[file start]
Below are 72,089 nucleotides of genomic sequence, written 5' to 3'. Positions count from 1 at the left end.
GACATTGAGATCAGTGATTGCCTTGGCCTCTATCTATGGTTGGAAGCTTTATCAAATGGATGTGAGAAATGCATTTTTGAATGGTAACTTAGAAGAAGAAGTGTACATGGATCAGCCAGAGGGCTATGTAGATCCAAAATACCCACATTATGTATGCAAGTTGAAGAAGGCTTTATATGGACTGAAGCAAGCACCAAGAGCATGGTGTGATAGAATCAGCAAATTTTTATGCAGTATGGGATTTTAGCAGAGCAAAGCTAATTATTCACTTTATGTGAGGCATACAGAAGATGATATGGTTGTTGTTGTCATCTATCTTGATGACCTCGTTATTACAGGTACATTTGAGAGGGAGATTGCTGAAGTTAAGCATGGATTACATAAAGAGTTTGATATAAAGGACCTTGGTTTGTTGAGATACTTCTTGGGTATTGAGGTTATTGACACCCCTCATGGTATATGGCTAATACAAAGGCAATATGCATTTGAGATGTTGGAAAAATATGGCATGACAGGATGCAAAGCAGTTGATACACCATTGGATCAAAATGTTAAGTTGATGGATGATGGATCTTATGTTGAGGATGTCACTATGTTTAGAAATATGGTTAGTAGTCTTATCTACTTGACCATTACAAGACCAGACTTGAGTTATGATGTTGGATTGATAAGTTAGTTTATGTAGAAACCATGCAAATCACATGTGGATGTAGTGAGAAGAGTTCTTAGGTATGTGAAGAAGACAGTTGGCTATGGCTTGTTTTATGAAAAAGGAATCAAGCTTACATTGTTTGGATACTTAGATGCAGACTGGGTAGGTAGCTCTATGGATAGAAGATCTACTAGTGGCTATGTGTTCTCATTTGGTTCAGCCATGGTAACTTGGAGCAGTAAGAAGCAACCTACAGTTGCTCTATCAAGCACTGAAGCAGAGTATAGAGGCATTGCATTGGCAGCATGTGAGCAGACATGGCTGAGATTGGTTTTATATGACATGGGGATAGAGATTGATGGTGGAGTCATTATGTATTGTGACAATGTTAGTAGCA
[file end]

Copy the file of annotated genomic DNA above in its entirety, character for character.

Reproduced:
Below are 72,089 nucleotides of genomic sequence, written 5' to 3'. Positions count from 1 at the left end.
GACATTGAGATCAGTGATTGCCTTGGCCTCTATCTATGGTTGGAAGCTTTATCAAATGGATGTGAGAAATGCATTTTTGAATGGTAACTTAGAAGAAGAAGTGTACATGGATCAGCCAGAGGGCTATGTAGATCCAAAATACCCACATTATGTATGCAAGTTGAAGAAGGCTTTATATGGACTGAAGCAAGCACCAAGAGCATGGTGTGATAGAATCAGCAAATTTTTATGCAGTATGGGATTTTAGCAGAGCAAAGCTAATTATTCACTTTATGTGAGGCATACAGAAGATGATATGGTTGTTGTTGTCATCTATCTTGATGACCTCGTTATTACAGGTACATTTGAGAGGGAGATTGCTGAAGTTAAGCATGGATTACATAAAGAGTTTGATATAAAGGACCTTGGTTTGTTGAGATACTTCTTGGGTATTGAGGTTATTGACACCCCTCATGGTATATGGCTAATACAAAGGCAATATGCATTTGAGATGTTGGAAAAATATGGCATGACAGGATGCAAAGCAGTTGATACACCATTGGATCAAAATGTTAAGTTGATGGATGATGGATCTTATGTTGAGGATGTCACTATGTTTAGAAATATGGTTAGTAGTCTTATCTACTTGACCATTACAAGACCAGACTTGAGTTATGATGTTGGATTGATAAGTTAGTTTATGTAGAAACCATGCAAATCACATGTGGATGTAGTGAGAAGAGTTCTTAGGTATGTGAAGAAGACAGTTGGCTATGGCTTGTTTTATGAAAAAGGAATCAAGCTTACATTGTTTGGATACTTAGATGCAGACTGGGTAGGTAGCTCTATGGATAGAAGATCTACTAGTGGCTATGTGTTCTCATTTGGTTCAGCCATGGTAACTTGGAGCAGTAAGAAGCAACCTACAGTTGCTCTATCAAGCACTGAAGCAGAGTATAGAGGCATTGCATTGGCAGCATGTGAGCAGACATGGCTGAGATTGGTTTTATATGACATGGGGATAGAGATTGATGGTGGAGTCATTATGTATTGTGACAATGTTAGTAGCA